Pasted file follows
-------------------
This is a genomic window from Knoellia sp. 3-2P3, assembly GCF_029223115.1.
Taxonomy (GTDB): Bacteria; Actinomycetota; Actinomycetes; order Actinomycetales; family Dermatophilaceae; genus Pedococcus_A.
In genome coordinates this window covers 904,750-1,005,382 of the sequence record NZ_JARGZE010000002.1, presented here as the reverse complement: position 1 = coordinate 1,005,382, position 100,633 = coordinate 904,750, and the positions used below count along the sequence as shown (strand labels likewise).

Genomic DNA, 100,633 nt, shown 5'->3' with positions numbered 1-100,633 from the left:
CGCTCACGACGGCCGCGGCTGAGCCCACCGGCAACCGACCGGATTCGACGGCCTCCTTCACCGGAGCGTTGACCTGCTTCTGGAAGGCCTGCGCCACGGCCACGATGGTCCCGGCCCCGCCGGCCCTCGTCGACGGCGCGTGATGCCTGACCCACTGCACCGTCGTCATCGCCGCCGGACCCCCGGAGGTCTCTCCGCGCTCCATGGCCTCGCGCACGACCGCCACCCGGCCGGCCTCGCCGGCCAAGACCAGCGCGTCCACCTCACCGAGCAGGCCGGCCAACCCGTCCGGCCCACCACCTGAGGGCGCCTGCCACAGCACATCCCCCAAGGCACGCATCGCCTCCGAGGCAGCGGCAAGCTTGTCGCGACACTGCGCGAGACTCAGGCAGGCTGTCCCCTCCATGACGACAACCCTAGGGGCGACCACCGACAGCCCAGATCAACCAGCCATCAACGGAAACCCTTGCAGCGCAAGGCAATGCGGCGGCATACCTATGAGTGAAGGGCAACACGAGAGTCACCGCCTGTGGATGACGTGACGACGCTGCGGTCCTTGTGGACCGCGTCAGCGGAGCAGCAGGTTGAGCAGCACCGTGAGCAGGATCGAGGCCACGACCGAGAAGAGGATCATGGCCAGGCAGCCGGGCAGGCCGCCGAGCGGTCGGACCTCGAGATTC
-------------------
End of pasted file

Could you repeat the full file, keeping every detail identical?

This is a genomic window from Knoellia sp. 3-2P3, assembly GCF_029223115.1.
Taxonomy (GTDB): Bacteria; Actinomycetota; Actinomycetes; order Actinomycetales; family Dermatophilaceae; genus Pedococcus_A.
In genome coordinates this window covers 904,750-1,005,382 of the sequence record NZ_JARGZE010000002.1, presented here as the reverse complement: position 1 = coordinate 1,005,382, position 100,633 = coordinate 904,750, and the positions used below count along the sequence as shown (strand labels likewise).

Genomic DNA, 100,633 nt, shown 5'->3' with positions numbered 1-100,633 from the left:
CGCTCACGACGGCCGCGGCTGAGCCCACCGGCAACCGACCGGATTCGACGGCCTCCTTCACCGGAGCGTTGACCTGCTTCTGGAAGGCCTGCGCCACGGCCACGATGGTCCCGGCCCCGCCGGCCCTCGTCGACGGCGCGTGATGCCTGACCCACTGCACCGTCGTCATCGCCGCCGGACCCCCGGAGGTCTCTCCGCGCTCCATGGCCTCGCGCACGACCGCCACCCGGCCGGCCTCGCCGGCCAAGACCAGCGCGTCCACCTCACCGAGCAGGCCGGCCAACCCGTCCGGCCCACCACCTGAGGGCGCCTGCCACAGCACATCCCCCAAGGCACGCATCGCCTCCGAGGCAGCGGCAAGCTTGTCGCGACACTGCGCGAGACTCAGGCAGGCTGTCCCCTCCATGACGACAACCCTAGGGGCGACCACCGACAGCCCAGATCAACCAGCCATCAACGGAAACCCTTGCAGCGCAAGGCAATGCGGCGGCATACCTATGAGTGAAGGGCAACACGAGAGTCACCGCCTGTGGATGACGTGACGACGCTGCGGTCCTTGTGGACCGCGTCAGCGGAGCAGCAGGTTGAGCAGCACCGTGAGCAGGATCGAGGCCACGACCGAGAAGAGGATCATGGCCAGGCAGCCGGGCAGGCCGCCGAGCGGTCGGACCTCGAGATTC